The final Nevada Senate Judiciary hearing of sex trafficking bill AB67 took place on May 28th during the last full week of the regular 2013 legislative session. In contrast to the dominant media portrayal of the bill being a no-brainer to pass to protect women and children from violent pimps forcing them into sexual slavery, the original 39-page (!) bill drafted by the Washington, DC anti-trafficking organization Polaris Project contained numerous problematic sections. One major opposition raised was the potential to severely punish a lot of people consensually engaged in the sex industry who have no involvement in the sex slavery black market.
After extensive revisions from the bill as introduced into the Assembly on February 20th, the Senate hearing was a 3-hour showdown over additional revisions. While everyone agreed that real situations of sexual servitude must be seriously addressed (although there is no valid evidence on the extent of the problem in Nevada), representatives from the Clark County Public Defender’s Office, American Civil Liberties Union (ACLU) of Nevada, Nevada Attorneys for Criminal Justice (NACJ), Sex Workers Outreach Project (SWOP) Las Vegas, and a major Las Vegas Gentlemen’s Club voiced concerns about the potential for violating human rights and wasting limited resources ensnaring innocent people as sex traffickers given the bill’s overly broad definitions and removal of certain defenses for the accused.
Nevada Attorney General (AG) Catherine Cortez Masto who sponsored the bill and Special Deputy AG Brett Kandt continually shot back at those who proposed further amendments saying that they were unnecessary as it was not “the intent” of the bill and to “trust prosecutorial discretion” not to use the law in whatever particular way the amendment aimed to remedy. A tense back and forth ensued with the ACLU of Nevada’s Allen Lichtenstein arguing that the language in the bill should carefully reflect the stated intent as the law’s language is what is used in court for prosecution. What about overzealous prosecutors? Although the legislative intent of AB67 was placed on record, lawyers contended that the courts rarely agree to go to legislative record to determine judicial interpretation when legislation is ambiguous.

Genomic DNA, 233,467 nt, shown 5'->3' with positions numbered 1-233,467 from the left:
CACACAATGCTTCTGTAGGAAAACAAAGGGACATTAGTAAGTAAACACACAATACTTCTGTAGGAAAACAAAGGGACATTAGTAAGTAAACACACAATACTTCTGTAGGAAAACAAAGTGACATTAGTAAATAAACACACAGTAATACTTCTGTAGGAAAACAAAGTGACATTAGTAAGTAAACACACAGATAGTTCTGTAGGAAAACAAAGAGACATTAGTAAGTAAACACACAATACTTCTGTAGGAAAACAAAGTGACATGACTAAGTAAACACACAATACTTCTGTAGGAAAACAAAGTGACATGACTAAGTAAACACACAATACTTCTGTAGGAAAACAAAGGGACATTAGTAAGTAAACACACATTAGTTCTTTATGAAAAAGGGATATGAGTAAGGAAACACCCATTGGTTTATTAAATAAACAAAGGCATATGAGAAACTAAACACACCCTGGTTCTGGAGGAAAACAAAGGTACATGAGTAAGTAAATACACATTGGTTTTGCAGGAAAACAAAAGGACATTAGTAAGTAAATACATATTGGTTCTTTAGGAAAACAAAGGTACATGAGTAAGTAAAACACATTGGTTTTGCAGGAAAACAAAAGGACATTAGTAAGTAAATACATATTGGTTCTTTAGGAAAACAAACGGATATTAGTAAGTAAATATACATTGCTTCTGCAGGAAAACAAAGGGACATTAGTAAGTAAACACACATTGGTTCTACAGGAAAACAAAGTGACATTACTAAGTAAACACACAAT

While ultimately the committee voted to give the AG the tools provided in a 32-page version of AB67 to go after sex traffickers, serious reservations remained as to how these tools will be used on the ground and against whom. For example, the pandering statute states that it does not apply to the customer of a prostitute; however, the new sex trafficking statute does not include this provision. Tourists come to “Sin City” Las Vegas often thinking that prostitution is legal. (It was quickly pointed out that brothels are only legal in rural Nevada counties and “ignorance of the law is no excuse.”)
As anyone under the age of 18 who engages in prostitution is defined as a victim of sex trafficking under federal law and AB67 disallows the defenses of reasonable mistake of age or consent of a victim to an act of prostitution, what if a 17-year old actively acquires false identification that reads she is 21-years old so that she can work in a Vegas Gentlemen’s Club? What if a tourist solicits a 17-year old for commercial sex in a Vegas club assuming she is 21-years old because she is being served alcohol based on her fake ID? Can the tourist be charged with sex trafficking and sentenced a 5-year minimum mandatory?
AG Masto and Kandt argued that these are far-fetched situations with Masto sharply retorting, “But it is a crime to solicit someone anyway!” First, are these far-fetched situations? Second, opponents responded that
there are already laws on the books to address solicitation and pandering and that great care should be taken to make a marked distinction between those and the severity of the particular crime of sex trafficking with the intent of profiting from sex slavery, especially given the harsh penalties for conviction.
Senate Judicial Chair Tick Segerblom stated that the law will be watched closely for how it is used and revisited as needed next legislative session. NACJ and the ACLU indicated that a constitutional challenge is possible. Stay tuned!